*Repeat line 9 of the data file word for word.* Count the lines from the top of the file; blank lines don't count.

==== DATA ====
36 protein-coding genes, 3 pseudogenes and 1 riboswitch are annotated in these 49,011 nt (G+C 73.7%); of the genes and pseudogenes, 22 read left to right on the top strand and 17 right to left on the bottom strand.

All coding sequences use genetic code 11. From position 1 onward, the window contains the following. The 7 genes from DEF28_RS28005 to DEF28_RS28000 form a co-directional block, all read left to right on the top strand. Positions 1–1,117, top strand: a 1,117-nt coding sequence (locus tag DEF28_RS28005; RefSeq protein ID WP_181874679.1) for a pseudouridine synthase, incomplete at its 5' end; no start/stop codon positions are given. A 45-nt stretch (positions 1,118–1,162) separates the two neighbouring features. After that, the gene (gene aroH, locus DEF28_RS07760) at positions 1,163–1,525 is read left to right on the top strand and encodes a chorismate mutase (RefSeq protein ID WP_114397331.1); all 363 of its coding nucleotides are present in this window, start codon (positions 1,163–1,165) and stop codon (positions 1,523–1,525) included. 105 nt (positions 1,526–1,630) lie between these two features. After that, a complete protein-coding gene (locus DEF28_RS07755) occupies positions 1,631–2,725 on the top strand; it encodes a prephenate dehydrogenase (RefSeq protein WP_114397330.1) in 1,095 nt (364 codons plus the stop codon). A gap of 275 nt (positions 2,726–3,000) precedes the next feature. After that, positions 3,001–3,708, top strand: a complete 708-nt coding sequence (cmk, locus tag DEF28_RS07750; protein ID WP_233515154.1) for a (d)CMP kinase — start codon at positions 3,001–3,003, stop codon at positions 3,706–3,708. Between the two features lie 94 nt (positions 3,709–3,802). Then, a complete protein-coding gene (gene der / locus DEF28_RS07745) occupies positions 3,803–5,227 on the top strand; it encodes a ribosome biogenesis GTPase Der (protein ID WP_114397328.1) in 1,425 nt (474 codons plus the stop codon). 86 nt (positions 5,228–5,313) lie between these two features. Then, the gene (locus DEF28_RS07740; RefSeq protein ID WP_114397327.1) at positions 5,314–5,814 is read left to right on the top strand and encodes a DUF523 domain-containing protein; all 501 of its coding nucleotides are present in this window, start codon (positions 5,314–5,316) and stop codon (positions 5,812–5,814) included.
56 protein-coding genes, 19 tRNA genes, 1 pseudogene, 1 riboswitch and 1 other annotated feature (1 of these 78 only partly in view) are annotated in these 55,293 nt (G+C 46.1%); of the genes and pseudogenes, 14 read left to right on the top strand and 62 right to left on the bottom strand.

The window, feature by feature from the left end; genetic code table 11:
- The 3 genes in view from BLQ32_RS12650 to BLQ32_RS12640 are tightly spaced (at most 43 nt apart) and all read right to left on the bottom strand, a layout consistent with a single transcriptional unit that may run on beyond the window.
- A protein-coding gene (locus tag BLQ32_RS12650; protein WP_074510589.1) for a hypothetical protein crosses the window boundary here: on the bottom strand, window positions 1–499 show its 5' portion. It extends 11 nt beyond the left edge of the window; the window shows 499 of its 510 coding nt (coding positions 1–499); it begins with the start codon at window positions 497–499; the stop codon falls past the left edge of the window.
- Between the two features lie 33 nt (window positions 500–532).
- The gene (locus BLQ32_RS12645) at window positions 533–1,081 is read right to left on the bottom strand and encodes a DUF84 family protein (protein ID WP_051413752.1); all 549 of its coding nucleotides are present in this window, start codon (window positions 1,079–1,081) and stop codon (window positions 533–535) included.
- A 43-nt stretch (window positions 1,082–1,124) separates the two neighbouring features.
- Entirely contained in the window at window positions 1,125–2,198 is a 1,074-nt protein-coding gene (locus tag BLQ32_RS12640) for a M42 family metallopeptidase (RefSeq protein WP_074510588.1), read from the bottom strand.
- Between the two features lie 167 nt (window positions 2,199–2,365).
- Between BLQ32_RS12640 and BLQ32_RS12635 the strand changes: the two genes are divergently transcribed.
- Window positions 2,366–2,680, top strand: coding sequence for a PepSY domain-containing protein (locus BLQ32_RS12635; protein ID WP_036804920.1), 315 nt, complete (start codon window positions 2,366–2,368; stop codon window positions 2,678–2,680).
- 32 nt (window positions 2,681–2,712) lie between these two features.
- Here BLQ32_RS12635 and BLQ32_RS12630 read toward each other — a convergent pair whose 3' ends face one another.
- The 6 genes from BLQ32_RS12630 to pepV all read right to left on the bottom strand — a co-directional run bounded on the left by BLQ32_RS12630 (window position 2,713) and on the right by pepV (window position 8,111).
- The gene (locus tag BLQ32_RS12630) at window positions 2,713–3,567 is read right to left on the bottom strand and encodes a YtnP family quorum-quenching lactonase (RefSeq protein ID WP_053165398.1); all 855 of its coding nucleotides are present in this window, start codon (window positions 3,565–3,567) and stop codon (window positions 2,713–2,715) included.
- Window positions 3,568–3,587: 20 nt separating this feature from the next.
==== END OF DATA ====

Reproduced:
- A 43-nt stretch (window positions 1,082–1,124) separates the two neighbouring features.